Processing the overwhelming world

Sometimes ugly thoughts, disappointing feelings, overwhelming emotions get stuck in me. They come in from social media, from conversations with friends and family, from the radio, standing in line at the store, at work, holding space for others, my own mind. I try to let them rollover me, to hold my own space, and to remember who I am. But it doesn’t always happen automatically.

How do I process these feelings? What do I do with them? I felt frozen. I stayed with those feelings for a while and tuned into where they were sitting in my body. My heart felt constricted. My breath was not flowing. My throat was closed. The message I got was. “Express and release”.

I decided to paint but cleaning a space on my studio table would cause more stress which I didn’t need right now. So I went outside and set-up a place to paint on my fence. The action of creating a new painting area felt positive. The sunshine felt good.

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I selected large leftover packing paper and red and black colors to work with. As I stood back to look at the painting area before I began, I thought it looked like an archway and seeing that, I felt curious and hopeful.

The paper was hung like on a clothesline and as I painted  them they moved around, floating up with the breeze and moving with each 30043019542_dc6d9d1562_zbrush stroke. I thought about how life is sometimes – how thoughts and information float and move – it is not always easy to be steady and still in the midst of what’s happening in the world. I liked making the large black strokes – moving my body up and down the length of the paper.

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Next I added the vibrant red with slashing brushstrokes. The way the color stood out from the black was satisfying. I then splattered a mixture of the black and red and it looked like purple flying color. For me, purple is a sacred color and it came about serendipitously.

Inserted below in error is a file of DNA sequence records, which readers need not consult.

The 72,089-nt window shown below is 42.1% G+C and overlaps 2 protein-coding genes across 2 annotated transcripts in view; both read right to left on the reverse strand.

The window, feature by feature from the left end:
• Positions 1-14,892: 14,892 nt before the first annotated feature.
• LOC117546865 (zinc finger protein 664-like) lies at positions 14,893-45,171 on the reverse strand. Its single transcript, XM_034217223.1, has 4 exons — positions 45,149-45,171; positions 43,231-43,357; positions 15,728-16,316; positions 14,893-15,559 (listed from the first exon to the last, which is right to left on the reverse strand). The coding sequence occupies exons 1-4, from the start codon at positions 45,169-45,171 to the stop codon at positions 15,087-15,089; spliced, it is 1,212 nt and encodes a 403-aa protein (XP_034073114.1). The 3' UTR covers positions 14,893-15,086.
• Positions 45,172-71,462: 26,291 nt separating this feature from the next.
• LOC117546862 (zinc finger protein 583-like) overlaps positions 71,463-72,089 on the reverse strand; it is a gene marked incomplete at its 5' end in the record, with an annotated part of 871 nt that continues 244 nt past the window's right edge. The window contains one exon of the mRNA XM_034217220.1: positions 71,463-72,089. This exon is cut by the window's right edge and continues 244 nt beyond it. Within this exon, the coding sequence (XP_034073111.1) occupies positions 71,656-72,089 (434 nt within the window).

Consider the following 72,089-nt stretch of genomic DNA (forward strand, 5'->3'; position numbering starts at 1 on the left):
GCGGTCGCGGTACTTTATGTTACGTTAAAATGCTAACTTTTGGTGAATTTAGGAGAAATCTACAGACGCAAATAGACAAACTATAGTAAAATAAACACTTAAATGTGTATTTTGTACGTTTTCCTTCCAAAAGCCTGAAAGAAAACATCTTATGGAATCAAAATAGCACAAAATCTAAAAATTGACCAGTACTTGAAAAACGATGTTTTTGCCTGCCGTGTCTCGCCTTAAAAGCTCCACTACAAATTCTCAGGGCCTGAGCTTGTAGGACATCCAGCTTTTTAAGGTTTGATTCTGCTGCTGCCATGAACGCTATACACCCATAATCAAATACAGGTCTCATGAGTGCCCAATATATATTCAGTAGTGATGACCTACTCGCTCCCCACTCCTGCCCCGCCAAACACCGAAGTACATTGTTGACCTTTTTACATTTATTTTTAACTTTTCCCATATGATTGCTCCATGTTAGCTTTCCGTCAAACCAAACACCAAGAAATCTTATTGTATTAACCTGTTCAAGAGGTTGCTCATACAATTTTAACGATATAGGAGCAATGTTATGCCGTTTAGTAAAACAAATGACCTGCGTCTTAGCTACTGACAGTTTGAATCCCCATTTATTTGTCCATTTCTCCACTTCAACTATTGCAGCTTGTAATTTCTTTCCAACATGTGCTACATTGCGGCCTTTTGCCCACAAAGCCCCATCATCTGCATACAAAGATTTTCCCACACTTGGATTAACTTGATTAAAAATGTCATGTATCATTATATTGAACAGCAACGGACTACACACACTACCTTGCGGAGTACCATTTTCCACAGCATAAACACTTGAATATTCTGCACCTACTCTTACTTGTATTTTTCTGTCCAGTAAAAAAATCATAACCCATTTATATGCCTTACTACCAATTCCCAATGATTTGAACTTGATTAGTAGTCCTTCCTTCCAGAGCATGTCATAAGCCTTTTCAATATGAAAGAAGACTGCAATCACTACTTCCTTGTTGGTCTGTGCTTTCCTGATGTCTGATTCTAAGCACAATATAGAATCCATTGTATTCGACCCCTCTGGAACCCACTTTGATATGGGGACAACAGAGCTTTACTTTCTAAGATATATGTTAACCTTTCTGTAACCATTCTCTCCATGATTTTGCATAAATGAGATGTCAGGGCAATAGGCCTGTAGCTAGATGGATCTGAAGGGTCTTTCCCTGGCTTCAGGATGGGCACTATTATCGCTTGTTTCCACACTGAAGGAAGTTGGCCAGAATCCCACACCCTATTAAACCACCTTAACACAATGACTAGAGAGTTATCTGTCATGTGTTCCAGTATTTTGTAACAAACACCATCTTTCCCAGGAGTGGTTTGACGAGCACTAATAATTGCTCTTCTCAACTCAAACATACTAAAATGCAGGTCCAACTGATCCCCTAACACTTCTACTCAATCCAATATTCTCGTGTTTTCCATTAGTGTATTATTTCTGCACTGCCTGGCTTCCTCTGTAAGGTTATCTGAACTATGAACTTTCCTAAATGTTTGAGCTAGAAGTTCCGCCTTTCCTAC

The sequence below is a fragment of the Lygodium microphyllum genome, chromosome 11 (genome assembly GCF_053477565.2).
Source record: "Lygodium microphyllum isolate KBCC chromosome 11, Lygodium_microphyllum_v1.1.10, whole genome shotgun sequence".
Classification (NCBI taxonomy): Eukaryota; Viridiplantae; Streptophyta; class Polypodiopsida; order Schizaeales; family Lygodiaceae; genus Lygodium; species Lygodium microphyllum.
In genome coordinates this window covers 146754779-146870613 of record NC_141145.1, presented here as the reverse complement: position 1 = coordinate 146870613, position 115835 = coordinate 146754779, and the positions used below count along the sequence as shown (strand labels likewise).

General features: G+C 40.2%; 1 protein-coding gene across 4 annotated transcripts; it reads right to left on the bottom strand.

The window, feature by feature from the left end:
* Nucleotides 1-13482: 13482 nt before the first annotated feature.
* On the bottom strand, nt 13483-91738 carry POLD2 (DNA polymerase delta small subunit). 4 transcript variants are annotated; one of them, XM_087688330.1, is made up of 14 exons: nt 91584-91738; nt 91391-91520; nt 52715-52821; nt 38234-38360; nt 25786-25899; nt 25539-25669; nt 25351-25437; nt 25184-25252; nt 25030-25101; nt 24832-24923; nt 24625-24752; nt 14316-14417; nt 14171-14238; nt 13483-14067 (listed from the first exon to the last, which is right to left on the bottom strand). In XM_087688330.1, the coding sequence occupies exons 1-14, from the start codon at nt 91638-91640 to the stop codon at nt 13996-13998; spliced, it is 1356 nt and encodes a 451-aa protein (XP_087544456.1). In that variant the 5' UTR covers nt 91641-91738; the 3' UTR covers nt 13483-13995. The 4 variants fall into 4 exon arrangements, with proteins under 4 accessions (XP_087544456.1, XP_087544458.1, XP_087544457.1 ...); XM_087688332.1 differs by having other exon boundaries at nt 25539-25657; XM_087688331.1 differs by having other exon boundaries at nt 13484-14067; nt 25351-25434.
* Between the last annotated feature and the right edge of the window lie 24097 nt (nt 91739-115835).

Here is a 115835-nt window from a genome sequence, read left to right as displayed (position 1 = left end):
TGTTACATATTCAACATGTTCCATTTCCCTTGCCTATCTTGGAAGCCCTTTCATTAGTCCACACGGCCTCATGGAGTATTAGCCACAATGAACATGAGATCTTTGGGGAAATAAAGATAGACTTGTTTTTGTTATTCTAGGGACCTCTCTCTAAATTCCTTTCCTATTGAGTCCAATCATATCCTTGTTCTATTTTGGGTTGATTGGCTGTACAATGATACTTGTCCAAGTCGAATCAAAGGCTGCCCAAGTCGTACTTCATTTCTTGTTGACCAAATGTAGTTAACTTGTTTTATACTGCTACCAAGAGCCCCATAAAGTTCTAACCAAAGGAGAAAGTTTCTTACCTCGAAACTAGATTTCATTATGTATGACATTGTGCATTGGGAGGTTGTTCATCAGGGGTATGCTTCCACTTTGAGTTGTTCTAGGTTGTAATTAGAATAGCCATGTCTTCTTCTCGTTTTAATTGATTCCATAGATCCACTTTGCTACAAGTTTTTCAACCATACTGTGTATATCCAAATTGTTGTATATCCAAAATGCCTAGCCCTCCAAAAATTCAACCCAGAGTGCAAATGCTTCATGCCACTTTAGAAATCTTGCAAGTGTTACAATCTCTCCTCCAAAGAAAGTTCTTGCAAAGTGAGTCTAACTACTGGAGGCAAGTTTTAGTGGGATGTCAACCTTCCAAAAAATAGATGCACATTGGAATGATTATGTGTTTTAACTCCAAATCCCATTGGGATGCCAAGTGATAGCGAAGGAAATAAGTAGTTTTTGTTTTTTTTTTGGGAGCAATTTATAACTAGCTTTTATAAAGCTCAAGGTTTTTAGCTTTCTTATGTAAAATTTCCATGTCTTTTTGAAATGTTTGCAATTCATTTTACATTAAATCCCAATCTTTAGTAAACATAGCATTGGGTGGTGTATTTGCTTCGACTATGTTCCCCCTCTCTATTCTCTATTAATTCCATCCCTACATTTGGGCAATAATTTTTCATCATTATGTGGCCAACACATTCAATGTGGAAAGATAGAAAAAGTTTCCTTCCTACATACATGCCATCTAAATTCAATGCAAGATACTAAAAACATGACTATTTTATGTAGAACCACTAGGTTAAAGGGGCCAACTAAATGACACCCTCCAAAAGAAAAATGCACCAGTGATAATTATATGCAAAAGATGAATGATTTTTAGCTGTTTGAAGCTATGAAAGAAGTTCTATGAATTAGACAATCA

I noticed my emotions were shifting as I was creating. My throat was no longer clinched, I breathed as I worked, my heart felt open again. I no longer felt heavy and weighted down – as if I had purged what I had been too full of and what I did not want to hold and carry around anymore. I could see it was outside on me now and in the painting.

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I looked at the paper archway and realized I had created a portal to travel through to the other side of where I was and to another place. I took a big breath and felt free.

 

 

 

 

 

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If you are interested in learning more about creating in this way and would like to work with me one-on-one or in a community class please go to my website for more information:

http://www.judykitsunestudio.com/

 

Happy Equinox

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Serene and green! Just what I needed
after a stressful night in San Jose, CR.
The traffic and frenetic nature of
that city is a bit much for me.
We’ve just arrived in Monte Verde
but I already feel my self releasing
the armor and opening to the beauty.

Light and honor the dark season with artmaking

 Light and honor the dark season with artmaking

The healing power of art and how it informs us

Ancestor Guide

It seems so simple: write an intention, make art, and journal. It may appear to be an easy practice – so easy that you wonder, “Why do it? What could I possibly get out of it?” Well a lot! Continue reading “The healing power of art and how it informs us”

Another view of Hiroshima, thoughts on two bombings

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Seeing the Hiroshima Exhibition at the Anthropology Museum at University of British Columbia was so timely. It was happenstance that I should be in the Northwest only a few days before the 70th anniversary of Pearl Harbor bombing.